To a certain extent, we see this principle illustrated. For instance, a person may be poor, but if he has sufficient food for the day, clothing, and a house to sleep in, he can go down the street and enjoy seeing expensive jewelry in a shop window without having to possess it. Seeing the jewelry does not create a reaction of wanting to acquire it. Instead the individual sees the beauty around him, including the beauty and wonders of nature. And that was the thinking of the Apostle Paul—he was satisfied. “Godliness with contentment is great gain” (1 Tim. 6:6) is the principle. One can look contentedly on the goods of this world, appreciating and admiring their beauty, and not have to own them. If the Christian has this attitude, the good things of the world and the beauty of nature are his in the sense that he gets pleasure from seeing them. These closing thoughts in chapter 3 are so sublime that they merit further consideration. Paul presented a tremendous plateau of thinking: “Do not glory in men, or the world, or life, or death, or things present, or things to come, for all things are yours, and you are Christ’s, and Christ is God’s.” If we recognize that God’s providence was manifested in the way we came into the truth, in what He has done for us, in our experiences in life, and in the messengers He has sent, then we will realize He is leading us in every circumstance—even if we have no elder or are forced into isolation, for example. If we realize that God’s providence is over all of our experiences—from our calling to the end of our course—this thinking will support us, sustain our hope, and give us an anchor to keep us from going back into the world.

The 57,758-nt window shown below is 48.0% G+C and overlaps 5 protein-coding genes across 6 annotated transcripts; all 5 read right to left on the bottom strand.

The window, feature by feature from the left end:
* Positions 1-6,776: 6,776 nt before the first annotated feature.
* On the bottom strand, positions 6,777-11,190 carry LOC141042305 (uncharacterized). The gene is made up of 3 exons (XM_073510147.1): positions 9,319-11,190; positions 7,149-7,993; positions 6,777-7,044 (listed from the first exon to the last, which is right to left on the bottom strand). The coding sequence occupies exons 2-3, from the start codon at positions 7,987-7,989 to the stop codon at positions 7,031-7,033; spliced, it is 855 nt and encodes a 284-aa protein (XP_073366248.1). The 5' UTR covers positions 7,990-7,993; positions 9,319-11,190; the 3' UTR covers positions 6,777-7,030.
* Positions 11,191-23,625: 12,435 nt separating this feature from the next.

If we have the slant that Paul was presenting, then everything is different. We become observers. We can look in the store windows and enjoy the beauty of all the merchandise but not be enticed by them or feel we have to obtain them. We can view the beauties of nature and not feel we need money to buy a hundred acres to retire in. And to have the submissive attitude of “whether we live or die” is a glorious climax, for it shows we are ready to go if such be the Lord’s will. If we live, that is very nice, and if it is our time to die, we meekly accept the situation and see God’s hand in it. As we come to that climax of life, we want to, if possible, die with assurance. However, even Jesus had doubts at the very end of his life—and maybe we will too—but doubts are interspersed with encouragements.

In verse 23, not only was Paul emphasizing the (plural) “ye” aspect, as opposed to “I”—“ye are Christ’s; and Christ is God’s”—but he was bringing the thinking of the Corinthians up to the highest level, to God Himself. In comparison, who were Paul, Apollos, and Cephas? Christ is above the others and is the only foundation, but even he said, “The things that I say are not mine, for they originated with the Father. What He taught me, I am telling you.” The highest credit goes to God as the Husbandman, the One who gives the increase to the things of this life for the spiritual good and development of the Christian.

(1979, 1997, and 2001 Studies)